About the author: Raymond N. Ankney is an assistant journalism professor at Indiana University of Pennsylvania. After working for nine years as a reporter in Washington, DC, and Johnstown, PA, he attended graduate school at Syracuse University and the University of North Carolina at Chapel Hill. His research focuses on how the diffusion of communication technologies has affected US communities.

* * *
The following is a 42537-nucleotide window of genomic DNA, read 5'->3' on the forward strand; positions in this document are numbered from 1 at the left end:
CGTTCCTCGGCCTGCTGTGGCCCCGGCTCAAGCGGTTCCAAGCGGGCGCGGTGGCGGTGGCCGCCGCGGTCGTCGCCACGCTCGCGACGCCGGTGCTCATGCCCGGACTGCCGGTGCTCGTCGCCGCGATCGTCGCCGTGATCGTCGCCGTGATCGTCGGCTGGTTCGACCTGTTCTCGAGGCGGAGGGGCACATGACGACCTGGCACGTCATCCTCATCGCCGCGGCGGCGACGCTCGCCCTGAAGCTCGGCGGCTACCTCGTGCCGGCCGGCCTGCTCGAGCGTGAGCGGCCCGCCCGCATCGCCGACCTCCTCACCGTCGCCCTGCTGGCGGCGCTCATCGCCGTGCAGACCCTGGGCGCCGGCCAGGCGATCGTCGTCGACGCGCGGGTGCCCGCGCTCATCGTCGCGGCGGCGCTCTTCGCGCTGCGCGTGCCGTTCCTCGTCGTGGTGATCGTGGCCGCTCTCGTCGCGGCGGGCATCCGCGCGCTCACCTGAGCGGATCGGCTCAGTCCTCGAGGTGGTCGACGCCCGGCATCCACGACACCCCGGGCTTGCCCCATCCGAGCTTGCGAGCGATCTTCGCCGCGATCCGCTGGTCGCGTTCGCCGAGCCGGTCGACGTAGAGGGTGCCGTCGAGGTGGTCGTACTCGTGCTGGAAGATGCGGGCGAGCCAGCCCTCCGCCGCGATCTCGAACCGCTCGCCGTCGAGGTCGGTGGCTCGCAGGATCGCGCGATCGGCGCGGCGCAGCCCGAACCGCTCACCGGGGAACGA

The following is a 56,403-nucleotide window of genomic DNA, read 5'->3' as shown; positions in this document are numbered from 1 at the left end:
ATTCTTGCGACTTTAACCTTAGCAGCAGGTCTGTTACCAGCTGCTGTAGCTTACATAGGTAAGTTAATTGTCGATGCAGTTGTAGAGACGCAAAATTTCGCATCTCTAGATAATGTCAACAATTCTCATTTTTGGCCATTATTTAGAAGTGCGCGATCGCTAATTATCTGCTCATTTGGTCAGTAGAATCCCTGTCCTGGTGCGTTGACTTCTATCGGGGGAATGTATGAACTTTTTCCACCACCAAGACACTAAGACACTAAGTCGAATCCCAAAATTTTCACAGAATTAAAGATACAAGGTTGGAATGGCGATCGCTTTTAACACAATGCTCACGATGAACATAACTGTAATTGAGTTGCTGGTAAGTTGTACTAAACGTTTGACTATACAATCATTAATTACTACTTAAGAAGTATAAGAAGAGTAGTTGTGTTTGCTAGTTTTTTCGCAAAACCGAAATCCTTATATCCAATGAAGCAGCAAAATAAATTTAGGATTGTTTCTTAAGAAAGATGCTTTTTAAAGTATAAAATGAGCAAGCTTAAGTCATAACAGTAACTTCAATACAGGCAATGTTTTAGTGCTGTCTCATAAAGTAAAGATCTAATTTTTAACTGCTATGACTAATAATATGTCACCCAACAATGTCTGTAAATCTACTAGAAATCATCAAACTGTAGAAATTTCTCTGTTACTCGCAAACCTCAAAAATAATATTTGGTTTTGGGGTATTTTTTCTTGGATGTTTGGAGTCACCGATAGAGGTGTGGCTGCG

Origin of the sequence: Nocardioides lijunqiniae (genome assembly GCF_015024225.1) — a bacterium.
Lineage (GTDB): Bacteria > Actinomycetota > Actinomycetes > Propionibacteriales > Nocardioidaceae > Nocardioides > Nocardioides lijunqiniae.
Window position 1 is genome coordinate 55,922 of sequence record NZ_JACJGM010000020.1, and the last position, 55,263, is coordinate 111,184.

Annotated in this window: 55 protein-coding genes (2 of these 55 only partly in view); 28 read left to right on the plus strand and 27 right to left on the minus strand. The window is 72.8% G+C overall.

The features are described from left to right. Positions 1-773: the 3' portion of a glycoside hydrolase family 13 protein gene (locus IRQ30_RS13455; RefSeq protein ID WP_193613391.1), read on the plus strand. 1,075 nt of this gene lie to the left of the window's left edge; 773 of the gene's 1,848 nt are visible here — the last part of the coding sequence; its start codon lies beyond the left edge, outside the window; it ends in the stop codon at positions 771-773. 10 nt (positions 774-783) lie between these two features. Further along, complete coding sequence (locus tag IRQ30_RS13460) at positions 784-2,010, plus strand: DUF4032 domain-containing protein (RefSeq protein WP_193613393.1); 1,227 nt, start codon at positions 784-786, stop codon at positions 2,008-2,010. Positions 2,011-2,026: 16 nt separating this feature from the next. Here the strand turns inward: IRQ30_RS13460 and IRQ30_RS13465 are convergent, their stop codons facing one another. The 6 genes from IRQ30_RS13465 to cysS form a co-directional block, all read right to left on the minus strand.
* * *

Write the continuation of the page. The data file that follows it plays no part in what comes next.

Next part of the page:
2003 0-7734-6691-6 This study, using a new theoretical approach called cultural catalysis theory, argues that it was the diffusion of many communication technologies – not solely television – that contributed to a decline in Localism (participating in local political issues) and Cosmopolitanism (interest in presidential campaign). Cultural catalysis theory posits that there are four groups in society: Localists, Cosmopolitans, Community Leaders, and Displaced. The theory also posits that technologies changed the composition of these groups over time because they permitted people to look outside their local community for socializing and entertainment, and allowed people to entertain themselves alone in their homes. Two longitudinal datasets, the National Election Study (1960-2000) and the General Social Survey (1974-2000) were used to test the hypotheses.